But the betrayal of Morone was the marchese’s last public act. He had never been a vigorous man; he was enfeebled by the hardships of a long campaign, and in less than a month after the interview at Novara he sank so suddenly that his adoring wife, who was hastening to his bedside, was met at Viterbo by the tidings that all was over.

How is it that a woman of keen mental and moral perceptions, who has been fully alive to her husband’s failings while he lived, is able to see in him an absolutely immaculate hero the moment he has passed away ? The fact is of every-day occurrence; the explanation is obscure. Vittoria Colonna certainly knew of the overtures made to Pescara by the Italian party in 1525, for Giovio, who wrote the biography of Pescara during her lifetime, who visited her at Ischia, and even submitted his manuscript to her inspection there, says that she dissuaded her husband earnestly, and even indignantly, from considering for a moment the offer of the crown of Naples. She possibly never knew the exact manner in which Morone was handed over to the tender mercies of the Emperor. At all events, there was to her no perceptible spot, on the radiance of that ”bel sole” of her life, to whom, after the fashion of the laureate in our own day, she slowly raised an imperishable memorial in a volume of grave, noble, and self-searching verse. It is Pescara’s only visible monument. His mortal remains, inclosed in a metalbound sarcophagus, with a Sword laid crosswise upon it, and a piece of parchment, setting forth his name and titles, attached, are still, strange to say, awaiting interment, along with some scores of Aragonese royalties, arranged in three tiers above the armadii for the priests’ vestments, in the sacristy of the highly interesting church of San Domenico at Naples.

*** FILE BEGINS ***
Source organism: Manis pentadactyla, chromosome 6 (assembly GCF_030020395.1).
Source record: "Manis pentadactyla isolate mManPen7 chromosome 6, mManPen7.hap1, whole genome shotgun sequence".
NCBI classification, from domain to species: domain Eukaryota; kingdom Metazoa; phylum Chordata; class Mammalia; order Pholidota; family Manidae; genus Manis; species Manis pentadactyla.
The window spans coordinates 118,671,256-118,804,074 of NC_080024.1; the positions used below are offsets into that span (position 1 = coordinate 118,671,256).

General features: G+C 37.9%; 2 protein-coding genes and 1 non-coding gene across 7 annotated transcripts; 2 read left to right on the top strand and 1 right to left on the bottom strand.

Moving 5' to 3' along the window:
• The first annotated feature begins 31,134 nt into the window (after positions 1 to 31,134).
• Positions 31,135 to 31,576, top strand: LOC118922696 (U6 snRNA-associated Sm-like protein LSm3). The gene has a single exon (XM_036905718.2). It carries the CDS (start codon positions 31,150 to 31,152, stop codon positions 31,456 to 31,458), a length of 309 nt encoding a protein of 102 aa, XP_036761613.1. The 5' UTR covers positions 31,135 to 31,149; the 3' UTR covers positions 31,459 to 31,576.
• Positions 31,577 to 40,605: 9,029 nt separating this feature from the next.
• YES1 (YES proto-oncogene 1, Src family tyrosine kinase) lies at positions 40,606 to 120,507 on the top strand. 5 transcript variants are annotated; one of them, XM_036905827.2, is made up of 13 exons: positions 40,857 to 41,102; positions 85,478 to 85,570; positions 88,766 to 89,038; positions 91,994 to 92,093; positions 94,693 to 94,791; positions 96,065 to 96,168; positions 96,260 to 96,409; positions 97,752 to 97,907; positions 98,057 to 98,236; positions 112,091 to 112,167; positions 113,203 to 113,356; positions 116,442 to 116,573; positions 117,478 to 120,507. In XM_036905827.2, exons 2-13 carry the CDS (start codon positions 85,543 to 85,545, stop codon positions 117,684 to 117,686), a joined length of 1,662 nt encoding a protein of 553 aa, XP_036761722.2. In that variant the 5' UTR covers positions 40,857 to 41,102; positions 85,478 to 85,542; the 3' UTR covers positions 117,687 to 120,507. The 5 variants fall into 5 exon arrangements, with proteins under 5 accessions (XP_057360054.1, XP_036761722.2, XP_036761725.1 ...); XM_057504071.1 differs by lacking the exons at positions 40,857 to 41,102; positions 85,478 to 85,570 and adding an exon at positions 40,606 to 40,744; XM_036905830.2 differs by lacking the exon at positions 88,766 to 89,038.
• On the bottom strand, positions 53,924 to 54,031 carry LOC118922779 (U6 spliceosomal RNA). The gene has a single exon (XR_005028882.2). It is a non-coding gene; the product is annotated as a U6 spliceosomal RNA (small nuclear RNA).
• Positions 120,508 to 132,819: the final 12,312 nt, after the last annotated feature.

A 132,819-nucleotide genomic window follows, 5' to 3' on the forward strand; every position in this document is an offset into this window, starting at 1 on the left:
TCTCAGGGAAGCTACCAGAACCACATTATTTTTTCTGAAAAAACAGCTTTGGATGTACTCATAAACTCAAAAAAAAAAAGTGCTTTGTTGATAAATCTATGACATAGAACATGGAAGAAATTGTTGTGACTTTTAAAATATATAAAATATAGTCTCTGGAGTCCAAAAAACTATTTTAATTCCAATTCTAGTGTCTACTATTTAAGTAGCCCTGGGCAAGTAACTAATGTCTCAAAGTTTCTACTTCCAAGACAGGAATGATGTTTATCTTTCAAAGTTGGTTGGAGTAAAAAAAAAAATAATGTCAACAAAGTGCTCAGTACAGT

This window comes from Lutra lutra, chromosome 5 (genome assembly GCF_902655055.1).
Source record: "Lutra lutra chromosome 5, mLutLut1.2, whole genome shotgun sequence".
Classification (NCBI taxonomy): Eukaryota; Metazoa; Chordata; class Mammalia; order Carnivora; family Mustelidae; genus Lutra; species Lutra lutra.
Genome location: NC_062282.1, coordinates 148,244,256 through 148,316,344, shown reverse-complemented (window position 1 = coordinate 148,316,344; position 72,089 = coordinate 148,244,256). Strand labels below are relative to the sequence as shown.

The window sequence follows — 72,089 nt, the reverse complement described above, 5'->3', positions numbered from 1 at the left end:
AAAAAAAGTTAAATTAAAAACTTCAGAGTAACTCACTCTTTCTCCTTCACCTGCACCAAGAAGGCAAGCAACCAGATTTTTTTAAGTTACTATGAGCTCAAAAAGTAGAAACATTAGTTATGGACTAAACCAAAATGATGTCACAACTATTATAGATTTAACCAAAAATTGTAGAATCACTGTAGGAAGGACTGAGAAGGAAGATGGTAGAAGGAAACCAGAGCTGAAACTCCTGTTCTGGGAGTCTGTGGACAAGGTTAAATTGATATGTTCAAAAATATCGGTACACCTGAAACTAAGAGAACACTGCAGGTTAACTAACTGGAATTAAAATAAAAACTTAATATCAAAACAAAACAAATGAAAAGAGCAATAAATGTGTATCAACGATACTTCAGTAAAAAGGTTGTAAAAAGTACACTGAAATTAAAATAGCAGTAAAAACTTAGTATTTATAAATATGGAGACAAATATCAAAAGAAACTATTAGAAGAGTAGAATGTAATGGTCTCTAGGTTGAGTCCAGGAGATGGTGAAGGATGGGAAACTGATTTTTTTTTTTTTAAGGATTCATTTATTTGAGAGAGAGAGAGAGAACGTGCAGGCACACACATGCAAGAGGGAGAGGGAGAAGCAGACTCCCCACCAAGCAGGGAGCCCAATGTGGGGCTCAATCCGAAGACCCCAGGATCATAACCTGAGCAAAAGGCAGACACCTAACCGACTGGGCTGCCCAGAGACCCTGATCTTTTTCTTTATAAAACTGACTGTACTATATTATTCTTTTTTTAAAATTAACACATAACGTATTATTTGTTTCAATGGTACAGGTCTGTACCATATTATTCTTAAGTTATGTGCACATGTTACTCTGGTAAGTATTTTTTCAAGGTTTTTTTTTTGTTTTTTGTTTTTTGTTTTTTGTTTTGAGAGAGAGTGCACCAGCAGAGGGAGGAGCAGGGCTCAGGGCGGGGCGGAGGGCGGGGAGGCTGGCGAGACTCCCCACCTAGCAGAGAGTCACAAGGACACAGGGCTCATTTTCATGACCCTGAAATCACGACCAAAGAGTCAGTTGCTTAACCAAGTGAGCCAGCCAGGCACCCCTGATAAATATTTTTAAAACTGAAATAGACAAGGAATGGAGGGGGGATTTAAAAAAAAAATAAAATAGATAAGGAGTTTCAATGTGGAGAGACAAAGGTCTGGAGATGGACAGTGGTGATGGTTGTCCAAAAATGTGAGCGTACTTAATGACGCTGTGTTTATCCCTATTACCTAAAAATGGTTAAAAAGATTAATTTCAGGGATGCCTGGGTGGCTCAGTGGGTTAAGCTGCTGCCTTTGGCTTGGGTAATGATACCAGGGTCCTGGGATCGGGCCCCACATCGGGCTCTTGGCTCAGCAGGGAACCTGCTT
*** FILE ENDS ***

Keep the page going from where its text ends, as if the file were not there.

Vittoria’s impulse, under the first shock of her bereavement, had been to take the veil, but this the Pope him - self interfered to prevent. She did, however, pass the early months of her widowhood at the convent of San Silvestro in Capite at Rome, which had long been under the special patronage of the Colonnesi. and where certain of her own kin lay buried. The convent church, with its elegant seventeenthcentury decorations, still remains in the centre of the very busiest portion of the modern capital, and an enthusiastic English convert was preaching there, in his native tongue, in the Lent of 1892; but the monastic buildings have long since been secularized, and the pretty green court of the general postoffice is all that remains to remind one of the extensive gardens which made a leafy solitude about the place in the spring of 1526.

Vittoria Colonna issued from that retreat the altered and chastened creature whom her own and all succeeding generations have united to revere, — a resigned, collected, clairvoyant woman, gentle and inexhaustibly charitable to those beneath her, lofty of bearing among her equals, and it may be over-austere; ready to play her part punctiliously in that high and exposed station to which she had been called, keenly alive always to large political and intellectual interests, but dwelling by preference in her own thoughts on the deeper mysteries of faith and morals, her capacity for passion spent, her conversation and her hopes on heaven.